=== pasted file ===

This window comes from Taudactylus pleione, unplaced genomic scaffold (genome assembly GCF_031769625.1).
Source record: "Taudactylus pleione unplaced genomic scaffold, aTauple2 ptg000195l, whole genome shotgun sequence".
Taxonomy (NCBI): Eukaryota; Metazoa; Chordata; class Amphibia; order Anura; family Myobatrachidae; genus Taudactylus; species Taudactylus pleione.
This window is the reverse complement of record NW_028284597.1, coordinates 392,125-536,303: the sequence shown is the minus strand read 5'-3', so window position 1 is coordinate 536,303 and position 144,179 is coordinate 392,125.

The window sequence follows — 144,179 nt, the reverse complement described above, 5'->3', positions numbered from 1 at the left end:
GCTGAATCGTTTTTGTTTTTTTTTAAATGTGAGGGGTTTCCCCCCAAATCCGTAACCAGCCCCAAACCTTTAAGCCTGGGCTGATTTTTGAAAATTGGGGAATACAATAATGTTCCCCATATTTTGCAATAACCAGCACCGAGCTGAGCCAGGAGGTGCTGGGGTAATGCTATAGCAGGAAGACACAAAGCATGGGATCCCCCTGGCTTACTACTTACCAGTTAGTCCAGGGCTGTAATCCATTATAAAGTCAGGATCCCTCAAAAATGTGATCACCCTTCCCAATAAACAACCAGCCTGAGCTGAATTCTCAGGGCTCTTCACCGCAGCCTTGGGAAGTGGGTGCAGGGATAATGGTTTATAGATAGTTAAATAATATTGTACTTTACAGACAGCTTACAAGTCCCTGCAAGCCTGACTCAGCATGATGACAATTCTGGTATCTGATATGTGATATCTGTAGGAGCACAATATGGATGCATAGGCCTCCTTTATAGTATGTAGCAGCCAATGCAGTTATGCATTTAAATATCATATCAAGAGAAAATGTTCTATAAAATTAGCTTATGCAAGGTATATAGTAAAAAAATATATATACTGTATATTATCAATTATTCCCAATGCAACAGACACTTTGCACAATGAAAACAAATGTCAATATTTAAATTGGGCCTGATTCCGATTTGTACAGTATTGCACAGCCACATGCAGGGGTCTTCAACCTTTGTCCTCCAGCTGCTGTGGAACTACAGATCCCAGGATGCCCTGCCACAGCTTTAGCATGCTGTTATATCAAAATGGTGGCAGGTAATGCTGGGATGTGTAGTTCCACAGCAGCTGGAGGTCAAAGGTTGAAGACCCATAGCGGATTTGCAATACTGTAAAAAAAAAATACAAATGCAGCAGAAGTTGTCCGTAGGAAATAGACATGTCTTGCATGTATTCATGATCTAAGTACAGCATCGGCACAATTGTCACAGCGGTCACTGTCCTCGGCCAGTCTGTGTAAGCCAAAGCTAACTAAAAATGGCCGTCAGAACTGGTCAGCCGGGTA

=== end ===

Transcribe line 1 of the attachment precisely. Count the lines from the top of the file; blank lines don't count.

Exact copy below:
This window comes from Taudactylus pleione, unplaced genomic scaffold (genome assembly GCF_031769625.1).